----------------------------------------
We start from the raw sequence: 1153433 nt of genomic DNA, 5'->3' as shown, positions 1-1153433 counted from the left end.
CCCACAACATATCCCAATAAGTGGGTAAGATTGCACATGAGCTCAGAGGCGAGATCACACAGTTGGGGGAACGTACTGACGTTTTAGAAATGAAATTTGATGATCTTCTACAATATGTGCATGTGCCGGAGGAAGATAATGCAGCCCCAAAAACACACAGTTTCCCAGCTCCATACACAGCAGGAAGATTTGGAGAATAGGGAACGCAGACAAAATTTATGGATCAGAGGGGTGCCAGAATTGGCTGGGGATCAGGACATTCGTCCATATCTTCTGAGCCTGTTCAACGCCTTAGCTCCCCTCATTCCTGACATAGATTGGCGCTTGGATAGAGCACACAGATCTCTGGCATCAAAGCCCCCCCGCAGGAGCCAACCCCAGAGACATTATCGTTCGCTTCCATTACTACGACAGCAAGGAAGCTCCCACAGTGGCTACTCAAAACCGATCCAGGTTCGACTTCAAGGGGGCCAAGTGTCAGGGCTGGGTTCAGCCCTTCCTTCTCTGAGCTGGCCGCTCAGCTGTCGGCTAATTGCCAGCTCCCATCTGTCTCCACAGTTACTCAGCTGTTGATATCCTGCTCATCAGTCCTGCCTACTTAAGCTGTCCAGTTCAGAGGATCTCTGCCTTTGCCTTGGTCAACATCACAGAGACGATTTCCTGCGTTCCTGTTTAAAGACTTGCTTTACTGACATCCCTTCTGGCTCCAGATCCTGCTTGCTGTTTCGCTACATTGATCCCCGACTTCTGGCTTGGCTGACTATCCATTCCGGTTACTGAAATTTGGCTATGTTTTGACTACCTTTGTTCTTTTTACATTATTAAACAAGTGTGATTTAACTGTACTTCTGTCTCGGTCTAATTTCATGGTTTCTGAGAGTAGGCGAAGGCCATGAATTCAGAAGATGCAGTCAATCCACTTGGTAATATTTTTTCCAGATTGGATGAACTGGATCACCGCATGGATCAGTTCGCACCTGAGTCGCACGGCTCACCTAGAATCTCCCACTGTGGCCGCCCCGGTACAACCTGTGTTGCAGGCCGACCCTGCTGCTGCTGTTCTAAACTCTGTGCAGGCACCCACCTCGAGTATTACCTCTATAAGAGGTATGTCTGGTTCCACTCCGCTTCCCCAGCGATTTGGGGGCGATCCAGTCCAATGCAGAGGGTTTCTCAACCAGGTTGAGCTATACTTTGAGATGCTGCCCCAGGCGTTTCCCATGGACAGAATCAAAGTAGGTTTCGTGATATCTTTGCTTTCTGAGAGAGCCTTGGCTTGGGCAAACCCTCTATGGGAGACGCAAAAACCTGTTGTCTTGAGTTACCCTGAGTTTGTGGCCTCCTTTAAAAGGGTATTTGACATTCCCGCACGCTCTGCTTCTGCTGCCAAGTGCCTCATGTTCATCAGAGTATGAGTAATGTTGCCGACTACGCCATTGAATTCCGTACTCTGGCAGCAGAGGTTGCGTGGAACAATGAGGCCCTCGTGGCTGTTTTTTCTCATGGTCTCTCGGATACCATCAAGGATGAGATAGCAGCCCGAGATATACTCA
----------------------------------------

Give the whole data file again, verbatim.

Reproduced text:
We start from the raw sequence: 1153433 nt of genomic DNA, 5'->3' as shown, positions 1-1153433 counted from the left end.
CCCACAACATATCCCAATAAGTGGGTAAGATTGCACATGAGCTCAGAGGCGAGATCACACAGTTGGGGGAACGTACTGACGTTTTAGAAATGAAATTTGATGATCTTCTACAATATGTGCATGTGCCGGAGGAAGATAATGCAGCCCCAAAAACACACAGTTTCCCAGCTCCATACACAGCAGGAAGATTTGGAGAATAGGGAACGCAGACAAAATTTATGGATCAGAGGGGTGCCAGAATTGGCTGGGGATCAGGACATTCGTCCATATCTTCTGAGCCTGTTCAACGCCTTAGCTCCCCTCATTCCTGACATAGATTGGCGCTTGGATAGAGCACACAGATCTCTGGCATCAAAGCCCCCCCGCAGGAGCCAACCCCAGAGACATTATCGTTCGCTTCCATTACTACGACAGCAAGGAAGCTCCCACAGTGGCTACTCAAAACCGATCCAGGTTCGACTTCAAGGGGGCCAAGTGTCAGGGCTGGGTTCAGCCCTTCCTTCTCTGAGCTGGCCGCTCAGCTGTCGGCTAATTGCCAGCTCCCATCTGTCTCCACAGTTACTCAGCTGTTGATATCCTGCTCATCAGTCCTGCCTACTTAAGCTGTCCAGTTCAGAGGATCTCTGCCTTTGCCTTGGTCAACATCACAGAGACGATTTCCTGCGTTCCTGTTTAAAGACTTGCTTTACTGACATCCCTTCTGGCTCCAGATCCTGCTTGCTGTTTCGCTACATTGATCCCCGACTTCTGGCTTGGCTGACTATCCATTCCGGTTACTGAAATTTGGCTATGTTTTGACTACCTTTGTTCTTTTTACATTATTAAACAAGTGTGATTTAACTGTACTTCTGTCTCGGTCTAATTTCATGGTTTCTGAGAGTAGGCGAAGGCCATGAATTCAGAAGATGCAGTCAATCCACTTGGTAATATTTTTTCCAGATTGGATGAACTGGATCACCGCATGGATCAGTTCGCACCTGAGTCGCACGGCTCACCTAGAATCTCCCACTGTGGCCGCCCCGGTACAACCTGTGTTGCAGGCCGACCCTGCTGCTGCTGTTCTAAACTCTGTGCAGGCACCCACCTCGAGTATTACCTCTATAAGAGGTATGTCTGGTTCCACTCCGCTTCCCCAGCGATTTGGGGGCGATCCAGTCCAATGCAGAGGGTTTCTCAACCAGGTTGAGCTATACTTTGAGATGCTGCCCCAGGCGTTTCCCATGGACAGAATCAAAGTAGGTTTCGTGATATCTTTGCTTTCTGAGAGAGCCTTGGCTTGGGCAAACCCTCTATGGGAGACGCAAAAACCTGTTGTCTTGAGTTACCCTGAGTTTGTGGCCTCCTTTAAAAGGGTATTTGACATTCCCGCACGCTCTGCTTCTGCTGCCAAGTGCCTCATGTTCATCAGAGTATGAGTAATGTTGCCGACTACGCCATTGAATTCCGTACTCTGGCAGCAGAGGTTGCGTGGAACAATGAGGCCCTCGTGGCTGTTTTTTCTCATGGTCTCTCGGATACCATCAAGGATGAGATAGCAGCCCGAGATATACTCA